Blog Security How Secret Detection can proactively revoke leaked credentials
Published on: June 13, 2023
3 min read

How Secret Detection can proactively revoke leaked credentials

GitLab extends Secret Detection capabilities to customers on Google Cloud.


Modern applications don’t run on their own: They rely on databases, cloud services, APIs, and other services. To connect to those systems, the applications use credentials like private keys and API tokens. These credentials have to be kept secret – if they’re leaked, adversaries can abuse them to steal data, mine cryptocurrency, or disable important systems. Today, we’re increasing the level of protection we offer GitLab Ultimate users against this serious risk via an expansion of our partnership with Google Cloud.

How GitLab addresses this risk

GitLab Secret Detection addresses the risk of leaked secrets by detecting when keys, tokens, and other sensitive values are exposed in code and helping DevSecOps teams respond. It’s imperative to respond quickly when credentials are leaked, especially for keys to cloud provider accounts, since adversaries can do a lot of damage quickly.

With our expanded partnership, we’ve integrated GitLab Secret Detection with Google Cloud to better protect customers who use GitLab to develop applications on Google Cloud. Now, if an organization leaks a Google Cloud credential to a public project on, GitLab can automatically protect the organization by working with Google Cloud to protect the account. This protection is available in GitLab Ultimate.

GitLab’s investment in automated response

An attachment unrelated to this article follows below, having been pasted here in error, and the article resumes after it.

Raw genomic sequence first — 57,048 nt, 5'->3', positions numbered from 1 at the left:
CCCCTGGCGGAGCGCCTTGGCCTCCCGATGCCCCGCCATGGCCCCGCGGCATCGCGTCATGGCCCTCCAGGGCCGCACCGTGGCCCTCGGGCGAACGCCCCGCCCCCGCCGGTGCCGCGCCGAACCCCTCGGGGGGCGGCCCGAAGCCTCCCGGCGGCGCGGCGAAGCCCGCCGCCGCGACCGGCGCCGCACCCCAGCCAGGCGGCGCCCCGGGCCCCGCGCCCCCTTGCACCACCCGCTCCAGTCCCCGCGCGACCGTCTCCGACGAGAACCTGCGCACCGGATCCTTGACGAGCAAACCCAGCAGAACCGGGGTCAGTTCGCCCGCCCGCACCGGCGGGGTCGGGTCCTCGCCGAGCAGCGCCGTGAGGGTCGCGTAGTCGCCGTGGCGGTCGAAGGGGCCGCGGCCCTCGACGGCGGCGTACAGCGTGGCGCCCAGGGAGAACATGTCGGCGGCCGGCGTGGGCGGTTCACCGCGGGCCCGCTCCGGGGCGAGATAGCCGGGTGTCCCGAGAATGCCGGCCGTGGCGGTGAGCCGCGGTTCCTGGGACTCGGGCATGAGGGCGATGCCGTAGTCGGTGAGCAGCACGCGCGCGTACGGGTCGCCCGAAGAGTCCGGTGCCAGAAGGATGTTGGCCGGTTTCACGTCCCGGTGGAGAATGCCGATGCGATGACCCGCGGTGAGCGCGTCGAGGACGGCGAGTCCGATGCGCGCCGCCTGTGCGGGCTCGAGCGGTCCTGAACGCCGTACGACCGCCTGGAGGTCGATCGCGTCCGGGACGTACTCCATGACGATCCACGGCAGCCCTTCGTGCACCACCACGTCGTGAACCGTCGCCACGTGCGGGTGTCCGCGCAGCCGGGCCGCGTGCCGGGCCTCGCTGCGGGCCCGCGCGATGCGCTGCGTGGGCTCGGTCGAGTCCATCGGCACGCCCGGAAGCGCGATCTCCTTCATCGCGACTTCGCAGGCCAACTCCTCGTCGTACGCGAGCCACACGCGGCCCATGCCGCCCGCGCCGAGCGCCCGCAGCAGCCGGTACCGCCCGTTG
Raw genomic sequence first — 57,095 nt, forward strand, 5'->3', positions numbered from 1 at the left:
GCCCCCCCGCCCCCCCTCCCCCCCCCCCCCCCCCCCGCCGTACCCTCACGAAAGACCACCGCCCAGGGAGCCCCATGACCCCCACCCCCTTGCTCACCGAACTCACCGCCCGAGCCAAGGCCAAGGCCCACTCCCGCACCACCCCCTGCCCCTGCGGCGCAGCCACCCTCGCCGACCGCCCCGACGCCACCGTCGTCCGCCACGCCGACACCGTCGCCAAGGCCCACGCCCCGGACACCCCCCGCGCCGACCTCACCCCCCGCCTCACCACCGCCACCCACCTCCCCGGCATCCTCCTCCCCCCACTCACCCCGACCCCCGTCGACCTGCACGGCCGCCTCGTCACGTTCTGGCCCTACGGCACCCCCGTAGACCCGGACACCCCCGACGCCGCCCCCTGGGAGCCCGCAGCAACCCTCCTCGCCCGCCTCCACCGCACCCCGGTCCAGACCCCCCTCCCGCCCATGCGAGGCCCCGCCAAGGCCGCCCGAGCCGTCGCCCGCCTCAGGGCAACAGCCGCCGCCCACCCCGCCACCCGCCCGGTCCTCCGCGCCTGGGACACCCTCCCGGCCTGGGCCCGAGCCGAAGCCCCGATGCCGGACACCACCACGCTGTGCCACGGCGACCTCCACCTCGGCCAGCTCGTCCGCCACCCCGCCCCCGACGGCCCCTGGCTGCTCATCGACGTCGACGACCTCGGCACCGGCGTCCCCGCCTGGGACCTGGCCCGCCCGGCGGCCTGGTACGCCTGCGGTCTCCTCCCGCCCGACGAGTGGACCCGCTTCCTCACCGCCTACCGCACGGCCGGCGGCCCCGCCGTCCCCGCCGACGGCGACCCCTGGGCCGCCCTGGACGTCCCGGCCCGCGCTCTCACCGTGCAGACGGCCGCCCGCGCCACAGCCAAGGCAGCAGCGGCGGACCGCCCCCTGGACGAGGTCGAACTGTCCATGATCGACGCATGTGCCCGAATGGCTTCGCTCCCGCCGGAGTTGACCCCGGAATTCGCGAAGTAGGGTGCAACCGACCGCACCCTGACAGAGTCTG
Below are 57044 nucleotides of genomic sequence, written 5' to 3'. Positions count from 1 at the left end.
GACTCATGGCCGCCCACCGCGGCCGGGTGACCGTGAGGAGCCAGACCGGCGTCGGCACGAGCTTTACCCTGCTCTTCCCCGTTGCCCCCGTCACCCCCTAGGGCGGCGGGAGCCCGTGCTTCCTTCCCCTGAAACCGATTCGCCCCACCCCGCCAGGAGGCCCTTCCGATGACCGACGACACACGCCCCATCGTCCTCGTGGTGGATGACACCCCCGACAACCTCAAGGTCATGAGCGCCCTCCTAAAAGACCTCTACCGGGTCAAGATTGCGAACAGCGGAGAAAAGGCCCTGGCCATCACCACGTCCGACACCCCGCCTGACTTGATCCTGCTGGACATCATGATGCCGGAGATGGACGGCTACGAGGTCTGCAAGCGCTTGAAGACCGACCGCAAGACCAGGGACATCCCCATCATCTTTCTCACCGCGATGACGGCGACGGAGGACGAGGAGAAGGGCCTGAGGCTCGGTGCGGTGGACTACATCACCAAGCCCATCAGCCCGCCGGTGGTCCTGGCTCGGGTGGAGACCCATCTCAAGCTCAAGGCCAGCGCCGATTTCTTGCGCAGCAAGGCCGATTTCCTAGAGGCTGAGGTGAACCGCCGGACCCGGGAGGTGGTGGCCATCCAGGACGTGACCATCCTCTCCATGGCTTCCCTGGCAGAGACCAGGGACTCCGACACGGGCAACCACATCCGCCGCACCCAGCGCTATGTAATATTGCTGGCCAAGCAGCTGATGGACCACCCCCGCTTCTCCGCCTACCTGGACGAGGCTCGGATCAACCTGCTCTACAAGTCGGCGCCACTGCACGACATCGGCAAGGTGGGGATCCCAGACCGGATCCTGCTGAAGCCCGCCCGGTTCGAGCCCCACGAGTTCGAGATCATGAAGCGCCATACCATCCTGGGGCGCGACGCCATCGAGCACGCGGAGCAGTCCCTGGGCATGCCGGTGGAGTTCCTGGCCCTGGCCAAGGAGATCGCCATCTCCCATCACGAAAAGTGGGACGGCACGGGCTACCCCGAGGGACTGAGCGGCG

GitLab has added support for multiple cloud platforms with automatic response to leaked secrets, including the automatic revocation of GitLab Personal Access Tokens (PATs). We’re working on more integrations now, and are always looking for more cloud service vendors seeking similar protection to join our partner program.

We’ve also recently expanded the places automatic responses are triggered. Secret Detection users are now protected from credential leaks as soon as they appear in any public branch on

Why we’re investing here

Security is better when it’s integrated throughout the software development lifecycle. GitLab’s 2023 Security Without Sacrifices report found that security is one of the top benefits of a DevSecOps platform. GitLab’s DevSecOps platform enhances secure software development by helping developers and security professionals collaborate to prevent business-critical vulnerabilities. Now, in collaboration with Google Cloud, we’re adding an additional layer of protection for our mutual customers.

Better protection for GitLab/Google Cloud customers

Google Cloud users on are now better protected. The new integration protects projects that:

  • are public. Private projects are unaffected by this change.
  • are hosted on Projects on GitLab Dedicated or self-managed instances are unaffected.
  • use Secret Detection. If you haven't enabled Secret Detection for a project, we currently won't search it for secrets to revoke.

Secret Detection searches for three types of secrets issued by Google Cloud:

  1. Service account keys
  2. API keys
  3. OAuth client secrets

Publicly leaked secrets are sent to Google Cloud after they’re discovered. Google Cloud verifies the leaks, then works to protect customer accounts against abuse.

How the Google Cloud integration works

Our Google Cloud integration is on by default for projects that use GitLab Secret Detection on Secret Detection scanning is available in all GitLab tiers, but an automatic response to leaked secrets is currently only available in Ultimate projects.

What’s next

We’re excited to improve Secret Detection with this integration, but we aren’t stopping here. Check our strategy and plans to learn more about where we’re headed.

GitLab can help secure your applications, whether they run on Google Cloud or elsewhere. Learn more about our security and governance solutions.

We want to hear from you

Enjoyed reading this blog post or have questions or feedback? Share your thoughts by creating a new topic in the GitLab community forum. Share your feedback

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